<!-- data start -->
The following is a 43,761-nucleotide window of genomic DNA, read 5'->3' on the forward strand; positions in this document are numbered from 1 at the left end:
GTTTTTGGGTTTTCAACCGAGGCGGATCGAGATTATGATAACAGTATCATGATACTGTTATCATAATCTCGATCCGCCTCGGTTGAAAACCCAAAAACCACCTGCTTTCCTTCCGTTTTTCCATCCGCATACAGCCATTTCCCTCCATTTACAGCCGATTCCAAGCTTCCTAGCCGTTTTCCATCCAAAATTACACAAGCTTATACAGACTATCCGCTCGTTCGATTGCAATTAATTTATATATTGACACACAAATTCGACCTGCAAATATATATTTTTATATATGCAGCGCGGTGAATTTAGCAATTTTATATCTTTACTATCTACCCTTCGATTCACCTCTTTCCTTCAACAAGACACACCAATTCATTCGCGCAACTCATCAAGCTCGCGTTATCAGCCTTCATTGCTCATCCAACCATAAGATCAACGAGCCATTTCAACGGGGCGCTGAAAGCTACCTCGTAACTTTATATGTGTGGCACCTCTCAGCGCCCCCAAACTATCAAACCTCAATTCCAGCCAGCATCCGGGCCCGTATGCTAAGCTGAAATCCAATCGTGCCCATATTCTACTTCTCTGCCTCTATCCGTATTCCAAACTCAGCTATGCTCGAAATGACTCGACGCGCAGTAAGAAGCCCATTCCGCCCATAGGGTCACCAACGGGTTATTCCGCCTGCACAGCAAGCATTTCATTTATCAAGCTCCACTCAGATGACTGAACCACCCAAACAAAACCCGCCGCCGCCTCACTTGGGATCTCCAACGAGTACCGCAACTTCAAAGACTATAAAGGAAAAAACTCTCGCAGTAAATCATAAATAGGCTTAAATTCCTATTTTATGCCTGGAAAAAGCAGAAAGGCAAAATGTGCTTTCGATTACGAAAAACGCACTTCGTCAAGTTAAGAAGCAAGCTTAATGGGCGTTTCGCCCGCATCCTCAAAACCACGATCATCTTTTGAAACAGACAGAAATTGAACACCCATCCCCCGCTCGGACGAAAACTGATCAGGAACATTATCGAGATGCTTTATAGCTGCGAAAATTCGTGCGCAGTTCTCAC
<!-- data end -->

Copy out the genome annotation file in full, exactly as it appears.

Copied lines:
The following is a 43,761-nucleotide window of genomic DNA, read 5'->3' on the forward strand; positions in this document are numbered from 1 at the left end:
GTTTTTGGGTTTTCAACCGAGGCGGATCGAGATTATGATAACAGTATCATGATACTGTTATCATAATCTCGATCCGCCTCGGTTGAAAACCCAAAAACCACCTGCTTTCCTTCCGTTTTTCCATCCGCATACAGCCATTTCCCTCCATTTACAGCCGATTCCAAGCTTCCTAGCCGTTTTCCATCCAAAATTACACAAGCTTATACAGACTATCCGCTCGTTCGATTGCAATTAATTTATATATTGACACACAAATTCGACCTGCAAATATATATTTTTATATATGCAGCGCGGTGAATTTAGCAATTTTATATCTTTACTATCTACCCTTCGATTCACCTCTTTCCTTCAACAAGACACACCAATTCATTCGCGCAACTCATCAAGCTCGCGTTATCAGCCTTCATTGCTCATCCAACCATAAGATCAACGAGCCATTTCAACGGGGCGCTGAAAGCTACCTCGTAACTTTATATGTGTGGCACCTCTCAGCGCCCCCAAACTATCAAACCTCAATTCCAGCCAGCATCCGGGCCCGTATGCTAAGCTGAAATCCAATCGTGCCCATATTCTACTTCTCTGCCTCTATCCGTATTCCAAACTCAGCTATGCTCGAAATGACTCGACGCGCAGTAAGAAGCCCATTCCGCCCATAGGGTCACCAACGGGTTATTCCGCCTGCACAGCAAGCATTTCATTTATCAAGCTCCACTCAGATGACTGAACCACCCAAACAAAACCCGCCGCCGCCTCACTTGGGATCTCCAACGAGTACCGCAACTTCAAAGACTATAAAGGAAAAAACTCTCGCAGTAAATCATAAATAGGCTTAAATTCCTATTTTATGCCTGGAAAAAGCAGAAAGGCAAAATGTGCTTTCGATTACGAAAAACGCACTTCGTCAAGTTAAGAAGCAAGCTTAATGGGCGTTTCGCCCGCATCCTCAAAACCACGATCATCTTTTGAAACAGACAGAAATTGAACACCCATCCCCCGCTCGGACGAAAACTGATCAGGAACATTATCGAGATGCTTTATAGCTGCGAAAATTCGTGCGCAGTTCTCAC